IF YOU ARE BUYING, “MOVE YOUR MONEY”
If you are buying a home and are obtaining a mortgage remember two things: First, you will not receive the loan amount at closing. You will receive the loan amount minus expenses related to the loan. Accordingly, if you borrow $100,000 you will not receive $100,000-you will receive $100,000 minus expenses such as origination fees, commitment fees, appraisal fees, credit report fees, prepaid interest, the set up of escrow accounts for taxes and insurance, etc. The amount you actually have available to spend is known as your “net proceeds.”
Second, in most instances, we will not have your net proceeds amount until the day before you close or the day of the closing, because banks calculate those numbers in the order in which loans are closing. We will need the net proceeds number in order to tell you what bank checks you will have to bring to the closing.
Since we won’t have the net proceeds amount until just before closing, approximately two weeks before you think you are going to close, you need to make sure that you have more funds than what you will need available. Those funds must be in a checking account maintained in a “brick and mortar bank branch” which you can walk into and quickly obtain bank checks for your closing.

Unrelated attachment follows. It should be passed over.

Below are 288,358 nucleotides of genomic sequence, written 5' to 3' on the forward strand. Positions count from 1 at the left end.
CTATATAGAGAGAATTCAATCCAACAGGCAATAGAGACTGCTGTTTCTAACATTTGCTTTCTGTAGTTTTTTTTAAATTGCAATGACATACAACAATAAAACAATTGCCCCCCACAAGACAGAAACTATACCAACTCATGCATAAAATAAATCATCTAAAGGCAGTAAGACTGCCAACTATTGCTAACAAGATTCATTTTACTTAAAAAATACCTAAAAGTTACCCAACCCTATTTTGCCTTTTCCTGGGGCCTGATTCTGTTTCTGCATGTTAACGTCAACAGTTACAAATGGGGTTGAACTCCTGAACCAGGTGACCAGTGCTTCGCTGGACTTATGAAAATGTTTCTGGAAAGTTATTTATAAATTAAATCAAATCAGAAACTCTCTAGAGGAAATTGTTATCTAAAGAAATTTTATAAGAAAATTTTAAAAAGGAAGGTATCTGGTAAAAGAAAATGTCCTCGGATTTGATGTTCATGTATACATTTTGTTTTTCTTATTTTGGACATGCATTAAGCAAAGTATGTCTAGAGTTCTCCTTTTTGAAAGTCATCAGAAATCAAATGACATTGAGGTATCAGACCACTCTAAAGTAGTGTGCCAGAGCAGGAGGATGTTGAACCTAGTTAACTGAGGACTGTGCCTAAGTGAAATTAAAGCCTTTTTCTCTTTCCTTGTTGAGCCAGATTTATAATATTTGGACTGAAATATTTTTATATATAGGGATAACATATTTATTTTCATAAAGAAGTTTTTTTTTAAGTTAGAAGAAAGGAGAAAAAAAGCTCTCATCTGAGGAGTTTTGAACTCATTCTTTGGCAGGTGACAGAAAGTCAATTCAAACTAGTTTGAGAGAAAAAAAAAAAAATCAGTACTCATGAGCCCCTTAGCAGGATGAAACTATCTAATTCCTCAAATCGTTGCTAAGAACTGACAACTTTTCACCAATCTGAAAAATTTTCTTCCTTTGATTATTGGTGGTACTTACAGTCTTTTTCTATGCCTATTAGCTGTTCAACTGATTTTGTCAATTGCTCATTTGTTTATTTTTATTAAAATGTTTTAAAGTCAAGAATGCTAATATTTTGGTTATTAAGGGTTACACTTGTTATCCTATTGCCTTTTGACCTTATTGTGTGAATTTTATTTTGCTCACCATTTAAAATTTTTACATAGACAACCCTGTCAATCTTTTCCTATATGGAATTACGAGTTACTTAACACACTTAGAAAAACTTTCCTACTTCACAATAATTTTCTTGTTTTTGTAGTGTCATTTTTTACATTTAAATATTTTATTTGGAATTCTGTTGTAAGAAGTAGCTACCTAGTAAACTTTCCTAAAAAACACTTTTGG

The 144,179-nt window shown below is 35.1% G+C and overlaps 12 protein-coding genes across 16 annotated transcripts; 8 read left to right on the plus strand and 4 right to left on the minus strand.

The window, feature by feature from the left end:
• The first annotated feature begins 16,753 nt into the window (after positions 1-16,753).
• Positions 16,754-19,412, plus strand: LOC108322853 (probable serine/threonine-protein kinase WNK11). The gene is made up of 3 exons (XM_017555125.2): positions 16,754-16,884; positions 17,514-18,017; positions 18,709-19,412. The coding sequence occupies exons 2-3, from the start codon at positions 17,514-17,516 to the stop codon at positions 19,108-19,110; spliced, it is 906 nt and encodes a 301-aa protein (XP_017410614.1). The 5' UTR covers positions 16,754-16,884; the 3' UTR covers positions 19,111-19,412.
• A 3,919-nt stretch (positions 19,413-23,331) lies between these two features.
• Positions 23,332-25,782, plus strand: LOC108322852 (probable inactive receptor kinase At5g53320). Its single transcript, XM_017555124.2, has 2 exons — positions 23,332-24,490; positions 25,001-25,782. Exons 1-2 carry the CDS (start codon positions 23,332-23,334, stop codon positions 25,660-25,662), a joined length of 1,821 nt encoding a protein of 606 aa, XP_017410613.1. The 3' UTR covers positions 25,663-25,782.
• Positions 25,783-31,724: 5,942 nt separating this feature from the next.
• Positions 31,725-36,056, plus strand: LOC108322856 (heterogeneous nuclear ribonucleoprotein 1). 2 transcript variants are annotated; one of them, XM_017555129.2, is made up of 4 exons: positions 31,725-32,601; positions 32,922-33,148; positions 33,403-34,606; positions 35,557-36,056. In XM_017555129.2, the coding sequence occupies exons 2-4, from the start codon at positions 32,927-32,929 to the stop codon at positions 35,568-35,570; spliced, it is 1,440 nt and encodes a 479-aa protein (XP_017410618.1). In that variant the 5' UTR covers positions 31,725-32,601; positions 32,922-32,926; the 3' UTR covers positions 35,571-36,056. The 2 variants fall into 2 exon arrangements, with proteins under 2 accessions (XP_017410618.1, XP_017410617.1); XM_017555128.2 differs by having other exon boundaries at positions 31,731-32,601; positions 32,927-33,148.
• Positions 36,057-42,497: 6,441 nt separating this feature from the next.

Accordingly, if you are using funds for closing which are in a pension or 401K, or an investment account such as a Vanguard fund, a Fidelity account, a Schwab account or an on line bank account (Ally or Capital One 360, for example) you must move those funds into your checking account well before closing. If you wait until the last minute to move funds you may not be able to get the certified funds you will need in time for your closing.
Closings can be stressful. You can reduce that stress dramatically by moving the money you will need for closing into your checking account, well in advance of your projected closing date.